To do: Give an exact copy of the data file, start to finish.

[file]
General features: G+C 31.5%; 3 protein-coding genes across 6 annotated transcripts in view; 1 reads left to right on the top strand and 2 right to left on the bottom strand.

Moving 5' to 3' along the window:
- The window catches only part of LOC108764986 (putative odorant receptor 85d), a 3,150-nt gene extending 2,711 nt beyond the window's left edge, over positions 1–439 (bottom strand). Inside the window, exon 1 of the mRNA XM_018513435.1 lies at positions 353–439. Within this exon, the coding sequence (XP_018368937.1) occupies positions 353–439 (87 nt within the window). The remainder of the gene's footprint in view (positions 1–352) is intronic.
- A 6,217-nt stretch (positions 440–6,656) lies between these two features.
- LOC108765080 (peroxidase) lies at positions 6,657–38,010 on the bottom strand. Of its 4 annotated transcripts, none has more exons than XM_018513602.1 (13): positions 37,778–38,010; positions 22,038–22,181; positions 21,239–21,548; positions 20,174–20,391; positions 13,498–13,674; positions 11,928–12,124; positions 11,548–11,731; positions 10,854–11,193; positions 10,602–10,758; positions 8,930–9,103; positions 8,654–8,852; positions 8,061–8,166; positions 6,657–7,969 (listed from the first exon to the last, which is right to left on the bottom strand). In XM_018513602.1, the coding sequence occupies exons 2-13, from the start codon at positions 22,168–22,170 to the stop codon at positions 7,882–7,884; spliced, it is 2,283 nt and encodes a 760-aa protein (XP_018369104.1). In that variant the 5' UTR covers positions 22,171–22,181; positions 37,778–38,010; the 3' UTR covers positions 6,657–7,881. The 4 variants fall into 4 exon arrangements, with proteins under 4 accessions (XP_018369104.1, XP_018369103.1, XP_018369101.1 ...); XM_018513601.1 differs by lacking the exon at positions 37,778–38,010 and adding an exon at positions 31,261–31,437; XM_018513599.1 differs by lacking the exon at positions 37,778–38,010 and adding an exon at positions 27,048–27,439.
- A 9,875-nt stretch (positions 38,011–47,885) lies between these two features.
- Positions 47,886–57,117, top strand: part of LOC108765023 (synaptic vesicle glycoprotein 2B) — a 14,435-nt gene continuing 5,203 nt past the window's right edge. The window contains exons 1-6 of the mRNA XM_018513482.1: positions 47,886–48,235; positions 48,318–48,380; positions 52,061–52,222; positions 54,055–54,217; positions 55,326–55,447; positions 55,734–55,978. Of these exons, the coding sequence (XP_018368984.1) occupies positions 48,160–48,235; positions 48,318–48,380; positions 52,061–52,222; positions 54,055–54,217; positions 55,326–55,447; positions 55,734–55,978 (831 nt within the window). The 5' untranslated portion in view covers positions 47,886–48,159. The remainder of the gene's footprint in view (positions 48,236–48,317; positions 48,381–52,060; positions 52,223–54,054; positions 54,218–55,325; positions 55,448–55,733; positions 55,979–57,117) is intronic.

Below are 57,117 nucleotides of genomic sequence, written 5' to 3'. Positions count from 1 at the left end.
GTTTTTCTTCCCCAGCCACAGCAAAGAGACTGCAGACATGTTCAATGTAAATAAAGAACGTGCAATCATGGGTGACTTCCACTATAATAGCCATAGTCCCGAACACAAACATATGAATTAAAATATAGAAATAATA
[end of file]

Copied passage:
General features: G+C 31.5%; 3 protein-coding genes across 6 annotated transcripts in view; 1 reads left to right on the top strand and 2 right to left on the bottom strand.

Moving 5' to 3' along the window:
- The window catches only part of LOC108764986 (putative odorant receptor 85d), a 3,150-nt gene extending 2,711 nt beyond the window's left edge, over positions 1–439 (bottom strand). Inside the window, exon 1 of the mRNA XM_018513435.1 lies at positions 353–439. Within this exon, the coding sequence (XP_018368937.1) occupies positions 353–439 (87 nt within the window). The remainder of the gene's footprint in view (positions 1–352) is intronic.
- A 6,217-nt stretch (positions 440–6,656) lies between these two features.
- LOC108765080 (peroxidase) lies at positions 6,657–38,010 on the bottom strand. Of its 4 annotated transcripts, none has more exons than XM_018513602.1 (13): positions 37,778–38,010; positions 22,038–22,181; positions 21,239–21,548; positions 20,174–20,391; positions 13,498–13,674; positions 11,928–12,124; positions 11,548–11,731; positions 10,854–11,193; positions 10,602–10,758; positions 8,930–9,103; positions 8,654–8,852; positions 8,061–8,166; positions 6,657–7,969 (listed from the first exon to the last, which is right to left on the bottom strand). In XM_018513602.1, the coding sequence occupies exons 2-13, from the start codon at positions 22,168–22,170 to the stop codon at positions 7,882–7,884; spliced, it is 2,283 nt and encodes a 760-aa protein (XP_018369104.1). In that variant the 5' UTR covers positions 22,171–22,181; positions 37,778–38,010; the 3' UTR covers positions 6,657–7,881. The 4 variants fall into 4 exon arrangements, with proteins under 4 accessions (XP_018369104.1, XP_018369103.1, XP_018369101.1 ...); XM_018513601.1 differs by lacking the exon at positions 37,778–38,010 and adding an exon at positions 31,261–31,437; XM_018513599.1 differs by lacking the exon at positions 37,778–38,010 and adding an exon at positions 27,048–27,439.
- A 9,875-nt stretch (positions 38,011–47,885) lies between these two features.
- Positions 47,886–57,117, top strand: part of LOC108765023 (synaptic vesicle glycoprotein 2B) — a 14,435-nt gene continuing 5,203 nt past the window's right edge. The window contains exons 1-6 of the mRNA XM_018513482.1: positions 47,886–48,235; positions 48,318–48,380; positions 52,061–52,222; positions 54,055–54,217; positions 55,326–55,447; positions 55,734–55,978. Of these exons, the coding sequence (XP_018368984.1) occupies positions 48,160–48,235; positions 48,318–48,380; positions 52,061–52,222; positions 54,055–54,217; positions 55,326–55,447; positions 55,734–55,978 (831 nt within the window). The 5' untranslated portion in view covers positions 47,886–48,159. The remainder of the gene's footprint in view (positions 48,236–48,317; positions 48,381–52,060; positions 52,223–54,054; positions 54,218–55,325; positions 55,448–55,733; positions 55,979–57,117) is intronic.

Below are 57,117 nucleotides of genomic sequence, written 5' to 3'. Positions count from 1 at the left end.
GTTTTTCTTCCCCAGCCACAGCAAAGAGACTGCAGACATGTTCAATGTAAATAAAGAACGTGCAATCATGGGTGACTTCCACTATAATAGCCATAGTCCCGAACACAAACATATGAATTAAAATATAGAAATAATA